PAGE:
Laboratory scientists Nomin-Dora Tenakanai and Jennifer Kopania Banamu are the inaugural winners of a new travel scholarship created to encourage tuberculosis (TB) researchers in Papua New Guinea to broaden their skills at Australia’s Burnet Institute.
The Evelyn Lavu Travel Scholarship provides AUD $5,000 for a PNG national who is a healthcare worker, researcher or scientist to travel to Australia to participate in research, training or mentoring in the field of tuberculosis.
Offered by Burnet Institute in partnership with the NHMRC Centre of Research Excellence in Tuberculosis Control (TB-CRE), the scholarship honours the late Professor Lavu, a leader in the field of genetics and diagnostics who made a vital contribution to TB research in PNG and at Burnet.
Rather than share the scholarship, the selection panel elected to award both recipients a full scholarship in acknowledgement of the excellence of their applications and to help provide a strengthening of skills at a time of critical need in PNG.
A longstanding former colleague of Professor Lavu, Jennifer Kopania Banamu oversees tuberculosis diagnostics for PNG in her role as lead scientist at the Central Public Health Laboratory (CPHL) in Port Moresby.
Ms Banamu said she was excited to take up the scholarship in honour of Professor Lavu who was a mentor and strong supporter of her work.
“Receiving added training during this scholarship will enable me to gain additional skills and knowledge to move further in TB diagnosis and testing,” Ms Banamu said.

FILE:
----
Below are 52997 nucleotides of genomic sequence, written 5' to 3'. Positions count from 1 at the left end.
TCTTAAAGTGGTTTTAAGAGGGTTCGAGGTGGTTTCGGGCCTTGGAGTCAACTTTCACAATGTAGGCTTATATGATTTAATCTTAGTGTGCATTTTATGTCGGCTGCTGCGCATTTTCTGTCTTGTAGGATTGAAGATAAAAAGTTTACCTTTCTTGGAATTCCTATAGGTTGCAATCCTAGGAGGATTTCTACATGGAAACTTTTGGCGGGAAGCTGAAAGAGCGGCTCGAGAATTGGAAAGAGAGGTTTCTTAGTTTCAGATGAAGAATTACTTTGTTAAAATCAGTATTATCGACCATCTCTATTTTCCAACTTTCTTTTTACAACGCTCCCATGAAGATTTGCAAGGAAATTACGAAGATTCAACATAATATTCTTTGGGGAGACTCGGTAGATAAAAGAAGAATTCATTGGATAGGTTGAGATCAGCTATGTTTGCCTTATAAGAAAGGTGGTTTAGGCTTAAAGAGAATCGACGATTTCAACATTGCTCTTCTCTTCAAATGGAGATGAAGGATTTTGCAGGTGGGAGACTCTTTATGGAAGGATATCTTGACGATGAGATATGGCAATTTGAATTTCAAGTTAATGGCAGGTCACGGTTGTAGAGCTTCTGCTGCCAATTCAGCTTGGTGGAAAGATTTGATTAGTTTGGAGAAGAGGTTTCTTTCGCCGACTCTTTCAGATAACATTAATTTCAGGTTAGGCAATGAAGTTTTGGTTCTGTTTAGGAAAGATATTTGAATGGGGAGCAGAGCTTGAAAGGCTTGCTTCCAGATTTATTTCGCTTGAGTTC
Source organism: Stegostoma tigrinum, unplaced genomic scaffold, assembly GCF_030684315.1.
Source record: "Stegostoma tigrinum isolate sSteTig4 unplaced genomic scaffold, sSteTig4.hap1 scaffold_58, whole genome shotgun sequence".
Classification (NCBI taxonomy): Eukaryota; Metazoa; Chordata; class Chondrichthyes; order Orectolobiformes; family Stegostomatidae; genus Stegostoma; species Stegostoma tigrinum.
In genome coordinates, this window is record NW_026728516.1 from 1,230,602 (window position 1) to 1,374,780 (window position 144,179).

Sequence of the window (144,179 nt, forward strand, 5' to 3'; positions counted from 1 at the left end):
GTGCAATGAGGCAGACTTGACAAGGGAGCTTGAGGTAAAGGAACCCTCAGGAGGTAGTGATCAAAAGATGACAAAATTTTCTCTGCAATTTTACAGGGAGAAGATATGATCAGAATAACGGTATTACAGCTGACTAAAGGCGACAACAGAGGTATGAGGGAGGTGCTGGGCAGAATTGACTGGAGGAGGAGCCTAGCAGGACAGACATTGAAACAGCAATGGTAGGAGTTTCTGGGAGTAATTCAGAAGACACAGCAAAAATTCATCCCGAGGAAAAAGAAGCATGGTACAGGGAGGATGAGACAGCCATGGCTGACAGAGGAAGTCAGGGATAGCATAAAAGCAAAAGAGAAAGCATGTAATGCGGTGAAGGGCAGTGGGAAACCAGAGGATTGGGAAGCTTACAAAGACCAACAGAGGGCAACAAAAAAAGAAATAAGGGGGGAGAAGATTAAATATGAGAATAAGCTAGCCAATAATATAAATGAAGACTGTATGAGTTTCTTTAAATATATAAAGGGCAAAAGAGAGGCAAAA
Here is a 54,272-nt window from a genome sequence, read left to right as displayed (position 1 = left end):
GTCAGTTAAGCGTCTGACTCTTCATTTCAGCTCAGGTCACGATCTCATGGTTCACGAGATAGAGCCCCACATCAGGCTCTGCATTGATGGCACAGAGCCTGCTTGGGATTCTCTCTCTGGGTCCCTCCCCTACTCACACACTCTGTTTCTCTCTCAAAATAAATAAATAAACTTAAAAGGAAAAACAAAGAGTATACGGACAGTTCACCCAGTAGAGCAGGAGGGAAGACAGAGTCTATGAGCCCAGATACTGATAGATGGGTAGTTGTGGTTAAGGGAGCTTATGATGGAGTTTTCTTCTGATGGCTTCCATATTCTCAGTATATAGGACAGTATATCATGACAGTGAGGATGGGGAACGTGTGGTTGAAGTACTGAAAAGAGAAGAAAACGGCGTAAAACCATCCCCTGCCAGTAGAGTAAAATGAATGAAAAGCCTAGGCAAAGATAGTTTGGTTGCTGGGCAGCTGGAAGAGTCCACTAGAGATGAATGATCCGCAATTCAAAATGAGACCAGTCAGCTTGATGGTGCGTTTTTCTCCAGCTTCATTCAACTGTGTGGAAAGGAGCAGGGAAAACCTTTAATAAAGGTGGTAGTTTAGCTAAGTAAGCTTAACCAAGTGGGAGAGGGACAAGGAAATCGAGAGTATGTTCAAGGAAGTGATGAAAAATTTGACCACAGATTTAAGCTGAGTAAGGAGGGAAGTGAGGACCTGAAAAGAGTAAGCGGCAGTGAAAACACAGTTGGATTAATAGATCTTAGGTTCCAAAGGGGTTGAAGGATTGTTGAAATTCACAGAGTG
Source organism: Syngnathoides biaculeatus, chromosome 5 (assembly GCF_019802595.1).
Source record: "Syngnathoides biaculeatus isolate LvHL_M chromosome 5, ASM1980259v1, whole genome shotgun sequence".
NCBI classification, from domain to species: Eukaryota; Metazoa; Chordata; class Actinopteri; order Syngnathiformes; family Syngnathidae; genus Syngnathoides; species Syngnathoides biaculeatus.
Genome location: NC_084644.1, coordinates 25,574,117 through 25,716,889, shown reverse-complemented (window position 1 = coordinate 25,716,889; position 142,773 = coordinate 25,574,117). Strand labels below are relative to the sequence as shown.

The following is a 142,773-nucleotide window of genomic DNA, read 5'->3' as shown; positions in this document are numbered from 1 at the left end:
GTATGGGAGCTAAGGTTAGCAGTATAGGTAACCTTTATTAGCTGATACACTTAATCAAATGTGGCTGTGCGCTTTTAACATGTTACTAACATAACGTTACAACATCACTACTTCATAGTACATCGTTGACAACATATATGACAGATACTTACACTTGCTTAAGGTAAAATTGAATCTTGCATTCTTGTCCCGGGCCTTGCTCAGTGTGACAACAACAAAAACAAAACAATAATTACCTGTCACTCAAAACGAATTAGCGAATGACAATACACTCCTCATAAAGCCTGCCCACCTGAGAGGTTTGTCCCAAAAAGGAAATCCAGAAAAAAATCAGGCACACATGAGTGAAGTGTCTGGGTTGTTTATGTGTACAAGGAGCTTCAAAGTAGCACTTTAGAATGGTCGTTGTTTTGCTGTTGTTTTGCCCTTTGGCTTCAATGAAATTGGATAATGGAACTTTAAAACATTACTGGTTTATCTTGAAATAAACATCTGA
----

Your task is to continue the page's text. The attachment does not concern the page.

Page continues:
“I will then be able to impart that knowledge gained to young Papua New Guineans in the same field.”
Ms Banamu graduated with a Diploma in Medical Laboratory Sciences at the School of Medicine and Health Sciences UPNG in 2000 and obtained her bachelor’s degree in 2014.
Nomin-Dora Tenakanai joined Burnet in 2019 as a laboratory scientist on the clinical trial of the Truenat TB rapid diagnostic, designed to address an urgent need for accurate, cheaper, point-of-care TB diagnostics for use in rural and remote settings in a country like PNG as an alternative to laboratory-based instruments.
Ms Tenakanai will dedicate her scholarship to investigating the contamination rates of TB cultures from laboratories in tropical settings, an issue prompted by her work on the Truenat clinical trial.
“I am honoured to be one of the first recipients of the Professor Evelyn Lavu Scholarship, and thankful to the TB CRE, Burnet and the family of the late Professor Lavu,” Ms Tenakanai said.
“To me, she was the kind of role model that did not mentor you from where she was, but from where she had come from and how far she could see you go.”
Ms Tenakanai graduated with a Bachelor of Science from UPNG in 2011 and has worked as a TB technician in a range of settings including CPHL, Alotau Provincial Hospital and in the Marshall Islands.
Burnet researcher and international paediatric health expert, Professor Steve Graham said Professor Lavu was an inspirational leader for women in PNG to engage in academia and science.
“It was Evelyn’s vision to strengthen laboratory diagnostics for TB and multidrug resistant TB in PNG – that was the focus of her PhD and it’s a focus of this scholarship,” Professor Graham said.
“Evelyn would be immensely proud of such a legacy to provide an opportunity for Nomin-Dora Tenakanai and Jennifer Kopania Banamu to strengthen their skills to fight TB.”
Current statistics show that 1.5 million people die from TB each year while another nine million people including many children struggle to overcome the debilitating effects of the disease, with a huge global burden in the Asia-Pacific region.